Bringing this option back, especially now that it’s technically easier than building a sturdy rear axle rudder, makes a lot of sense, as it greatly improves the trailer’s maneuverability and maneuverability. With electric vehicles, this should be easier and cheaper to implement. Since the Ultium architecture uses transverse motors via transaxles, CV joints, etc., the difference between the front and rear suspension and drive system is much less than that of most current pickups, which use a sturdy rear axle. Computer technology has also become more advanced and cheaper, allowing rear wheel steering to be less expensive at the front as well.

Another thing we learned from a press release earlier this year was that the Chevy is targeting a 400-mile range, which would likely require a sizeable battery for reasons we’ll explain further.

Finally, we know from the teaser silhouette that the truck will have the shape of a traditional truck, without the radical changes we saw Tesla take. The Silverado nameplate won’t be used for trucks smaller than 1/2 tonne, so we shouldn’t expect an electric Colorado or anything in the Ford Maverick size range just yet.

Some Educated Guesses Based On This

Based on what we know for sure, we can make some educated guesses.

First, it looks like Chevy will stick with the body-on-frame architecture that their trucks (and most others) have used for more than a century. The modular approach allows GM to use the same cab and berth as petrol and diesel trucks, saving a lot of money and avoiding redesigning the entire truck around it. Yes, the frame with the battery pack and drive unit will be very different from other trucks, but the ability to store parts the truck shares with its gas sibling allows it to benefit from economies of scale that the unique design won’t have. can’t.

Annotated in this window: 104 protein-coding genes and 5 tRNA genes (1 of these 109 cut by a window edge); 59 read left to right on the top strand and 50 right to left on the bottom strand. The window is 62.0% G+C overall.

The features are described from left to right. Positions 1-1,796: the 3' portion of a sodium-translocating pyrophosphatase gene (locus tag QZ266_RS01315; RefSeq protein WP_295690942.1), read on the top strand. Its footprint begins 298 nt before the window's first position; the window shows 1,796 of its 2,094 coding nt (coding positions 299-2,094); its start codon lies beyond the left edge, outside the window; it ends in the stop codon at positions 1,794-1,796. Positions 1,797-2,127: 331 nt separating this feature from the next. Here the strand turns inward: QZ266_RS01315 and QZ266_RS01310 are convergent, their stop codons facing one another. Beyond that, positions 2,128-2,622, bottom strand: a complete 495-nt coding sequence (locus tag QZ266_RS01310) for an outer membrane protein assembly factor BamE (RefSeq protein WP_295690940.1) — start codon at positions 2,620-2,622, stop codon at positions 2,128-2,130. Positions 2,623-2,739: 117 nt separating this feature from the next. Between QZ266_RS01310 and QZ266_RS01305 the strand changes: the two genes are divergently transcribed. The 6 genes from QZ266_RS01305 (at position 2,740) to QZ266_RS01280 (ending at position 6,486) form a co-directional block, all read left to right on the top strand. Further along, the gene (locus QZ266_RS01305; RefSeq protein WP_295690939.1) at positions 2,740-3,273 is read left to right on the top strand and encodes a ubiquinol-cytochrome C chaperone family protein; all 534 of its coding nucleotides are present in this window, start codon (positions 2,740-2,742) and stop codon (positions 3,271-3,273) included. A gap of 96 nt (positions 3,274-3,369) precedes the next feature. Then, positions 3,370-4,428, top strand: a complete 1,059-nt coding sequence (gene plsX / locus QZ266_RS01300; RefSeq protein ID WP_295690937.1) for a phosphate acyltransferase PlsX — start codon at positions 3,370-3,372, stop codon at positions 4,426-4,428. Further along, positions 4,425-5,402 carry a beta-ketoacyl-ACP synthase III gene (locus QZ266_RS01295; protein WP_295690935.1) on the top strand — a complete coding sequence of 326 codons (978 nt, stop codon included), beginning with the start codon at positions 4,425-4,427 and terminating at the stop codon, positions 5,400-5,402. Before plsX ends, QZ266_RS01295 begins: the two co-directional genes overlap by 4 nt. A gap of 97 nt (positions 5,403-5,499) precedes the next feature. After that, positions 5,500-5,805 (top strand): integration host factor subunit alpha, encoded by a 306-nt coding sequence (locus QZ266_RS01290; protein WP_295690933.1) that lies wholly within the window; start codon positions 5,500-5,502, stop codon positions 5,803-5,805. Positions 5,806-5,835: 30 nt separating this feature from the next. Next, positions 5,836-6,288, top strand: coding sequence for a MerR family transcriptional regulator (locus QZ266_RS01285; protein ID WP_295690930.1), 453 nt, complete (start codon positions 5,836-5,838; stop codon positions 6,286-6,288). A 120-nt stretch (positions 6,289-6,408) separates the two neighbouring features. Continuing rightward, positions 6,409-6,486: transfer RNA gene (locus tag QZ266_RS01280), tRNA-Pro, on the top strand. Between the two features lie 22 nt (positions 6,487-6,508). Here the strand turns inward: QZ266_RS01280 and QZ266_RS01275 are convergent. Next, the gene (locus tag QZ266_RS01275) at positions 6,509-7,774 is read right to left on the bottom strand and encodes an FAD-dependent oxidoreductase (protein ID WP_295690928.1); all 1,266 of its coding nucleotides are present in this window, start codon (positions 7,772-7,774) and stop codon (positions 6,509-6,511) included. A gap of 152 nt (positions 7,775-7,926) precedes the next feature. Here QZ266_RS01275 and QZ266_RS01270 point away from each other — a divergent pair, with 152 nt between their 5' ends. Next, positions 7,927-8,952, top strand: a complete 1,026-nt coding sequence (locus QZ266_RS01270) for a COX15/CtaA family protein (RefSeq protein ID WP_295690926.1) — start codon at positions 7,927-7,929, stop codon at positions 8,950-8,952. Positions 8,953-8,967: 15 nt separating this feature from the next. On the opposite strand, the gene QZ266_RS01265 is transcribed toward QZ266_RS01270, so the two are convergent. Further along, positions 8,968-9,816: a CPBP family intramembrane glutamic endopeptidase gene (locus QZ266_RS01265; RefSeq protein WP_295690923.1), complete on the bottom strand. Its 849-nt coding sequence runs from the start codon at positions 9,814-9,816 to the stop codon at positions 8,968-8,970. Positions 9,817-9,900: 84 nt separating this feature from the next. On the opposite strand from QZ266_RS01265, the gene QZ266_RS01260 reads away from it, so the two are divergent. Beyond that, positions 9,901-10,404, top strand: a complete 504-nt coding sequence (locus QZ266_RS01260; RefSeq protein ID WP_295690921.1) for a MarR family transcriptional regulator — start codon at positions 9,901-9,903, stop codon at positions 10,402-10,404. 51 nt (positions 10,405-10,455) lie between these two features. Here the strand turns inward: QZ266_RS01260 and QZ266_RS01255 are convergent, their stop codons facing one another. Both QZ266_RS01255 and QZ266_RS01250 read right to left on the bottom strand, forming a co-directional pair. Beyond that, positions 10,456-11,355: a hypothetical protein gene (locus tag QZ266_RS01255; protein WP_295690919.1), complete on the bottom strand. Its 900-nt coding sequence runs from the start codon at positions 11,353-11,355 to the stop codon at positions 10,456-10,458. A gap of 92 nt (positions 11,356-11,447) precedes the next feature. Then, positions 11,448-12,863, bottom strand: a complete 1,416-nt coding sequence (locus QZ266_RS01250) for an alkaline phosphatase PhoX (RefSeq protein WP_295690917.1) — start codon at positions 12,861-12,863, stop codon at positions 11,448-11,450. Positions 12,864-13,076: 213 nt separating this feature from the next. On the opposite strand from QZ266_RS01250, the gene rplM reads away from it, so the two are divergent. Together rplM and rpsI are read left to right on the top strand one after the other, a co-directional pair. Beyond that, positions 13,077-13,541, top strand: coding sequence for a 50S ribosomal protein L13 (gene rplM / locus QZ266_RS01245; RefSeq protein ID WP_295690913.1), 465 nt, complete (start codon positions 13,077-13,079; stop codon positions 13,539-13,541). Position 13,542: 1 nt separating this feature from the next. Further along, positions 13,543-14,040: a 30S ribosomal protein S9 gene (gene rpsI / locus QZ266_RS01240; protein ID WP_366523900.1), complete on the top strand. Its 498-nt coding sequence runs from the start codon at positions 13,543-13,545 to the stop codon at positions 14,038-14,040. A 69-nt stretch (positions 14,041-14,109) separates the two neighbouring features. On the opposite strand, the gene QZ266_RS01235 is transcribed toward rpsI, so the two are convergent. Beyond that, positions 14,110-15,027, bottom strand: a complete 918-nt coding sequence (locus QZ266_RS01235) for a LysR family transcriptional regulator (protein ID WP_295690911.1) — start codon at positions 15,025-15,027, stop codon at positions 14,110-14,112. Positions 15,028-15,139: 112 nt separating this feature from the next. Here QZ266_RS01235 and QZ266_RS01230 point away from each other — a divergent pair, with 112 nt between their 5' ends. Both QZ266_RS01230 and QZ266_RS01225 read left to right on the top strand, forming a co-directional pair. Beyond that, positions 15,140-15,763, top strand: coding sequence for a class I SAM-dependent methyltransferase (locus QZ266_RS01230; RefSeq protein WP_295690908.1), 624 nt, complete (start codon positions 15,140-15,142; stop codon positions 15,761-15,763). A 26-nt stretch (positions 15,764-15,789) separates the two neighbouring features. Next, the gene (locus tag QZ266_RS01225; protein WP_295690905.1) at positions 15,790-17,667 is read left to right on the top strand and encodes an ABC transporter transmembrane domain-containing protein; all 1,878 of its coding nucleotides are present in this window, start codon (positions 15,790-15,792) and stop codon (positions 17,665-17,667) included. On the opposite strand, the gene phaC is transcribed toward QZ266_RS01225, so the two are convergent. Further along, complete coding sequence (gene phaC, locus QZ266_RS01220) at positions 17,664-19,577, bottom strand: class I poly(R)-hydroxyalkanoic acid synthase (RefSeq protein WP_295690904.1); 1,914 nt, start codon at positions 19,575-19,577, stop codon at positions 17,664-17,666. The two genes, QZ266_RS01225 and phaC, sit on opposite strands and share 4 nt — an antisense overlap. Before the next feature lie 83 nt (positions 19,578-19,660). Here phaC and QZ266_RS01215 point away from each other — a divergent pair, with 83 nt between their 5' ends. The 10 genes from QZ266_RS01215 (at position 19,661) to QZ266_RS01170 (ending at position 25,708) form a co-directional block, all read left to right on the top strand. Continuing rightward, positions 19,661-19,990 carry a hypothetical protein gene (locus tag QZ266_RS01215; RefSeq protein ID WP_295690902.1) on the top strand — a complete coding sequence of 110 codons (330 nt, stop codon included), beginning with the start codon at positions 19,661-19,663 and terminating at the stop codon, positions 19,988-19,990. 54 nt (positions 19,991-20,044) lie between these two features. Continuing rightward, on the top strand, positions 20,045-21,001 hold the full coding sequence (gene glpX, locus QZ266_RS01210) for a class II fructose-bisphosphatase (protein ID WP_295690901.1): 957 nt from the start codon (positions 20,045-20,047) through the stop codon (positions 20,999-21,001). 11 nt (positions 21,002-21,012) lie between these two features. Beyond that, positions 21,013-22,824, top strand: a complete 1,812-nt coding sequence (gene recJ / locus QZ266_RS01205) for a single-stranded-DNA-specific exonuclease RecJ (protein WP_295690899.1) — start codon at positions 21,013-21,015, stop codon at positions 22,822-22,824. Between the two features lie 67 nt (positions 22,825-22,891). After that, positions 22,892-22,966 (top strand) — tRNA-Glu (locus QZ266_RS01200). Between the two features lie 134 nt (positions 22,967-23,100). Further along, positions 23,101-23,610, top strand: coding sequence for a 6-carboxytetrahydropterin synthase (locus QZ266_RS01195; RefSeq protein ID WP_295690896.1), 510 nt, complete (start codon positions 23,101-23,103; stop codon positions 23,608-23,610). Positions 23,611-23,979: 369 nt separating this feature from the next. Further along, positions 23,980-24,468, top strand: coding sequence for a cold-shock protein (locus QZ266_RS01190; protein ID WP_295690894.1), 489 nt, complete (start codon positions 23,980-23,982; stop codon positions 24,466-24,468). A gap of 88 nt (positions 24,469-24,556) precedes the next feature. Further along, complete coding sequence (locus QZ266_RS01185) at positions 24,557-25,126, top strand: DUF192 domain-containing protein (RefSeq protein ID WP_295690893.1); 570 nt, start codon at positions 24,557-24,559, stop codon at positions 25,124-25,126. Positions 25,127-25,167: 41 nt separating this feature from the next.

Another thing we can see is the Silverado’s styling is pretty normal, and to be similar to what’s on sale today in gas-powered form. The Silverado platform (and, by extension, the GMC Sierra) just got a new generation in 2019, so a new generation of pickup trucks for 2022–2023 would be a bit premature.

Chevrolet was able to do what it did with the Avalanche, and give it a very different nose, which then served as the first truck with that new aesthetic. This means that the truck is significantly similar in other parts of the body to the current-generation Silverado, but looks very different up front and perhaps with a dirt effect or plastic coating on the sides giving it a different look. Then, when the next generation of Silverados comes out, they can all have the same look, regardless of the drivetrain.

Finally, we should also expect a version of the GMC truck with a different badge and a slightly different nose and hood.

Either way, don’t expect anything completely wild from this Chevrolet and GMC. They have a customer base that they are trying to turn to electricity, and they are also looking for ways to keep costs low. The end result won’t be the most aerodynamically efficient vehicle out there, but it will be something that Chevrolet’s customer base really wants to buy, and that’s not a bad thing. Every EV that replaces production ICE cars is one we can count in the “win” column.

If that’s not your cup of tea, that’s fine. There’s always Rivian and Tesla if you want something a little different in your driveway!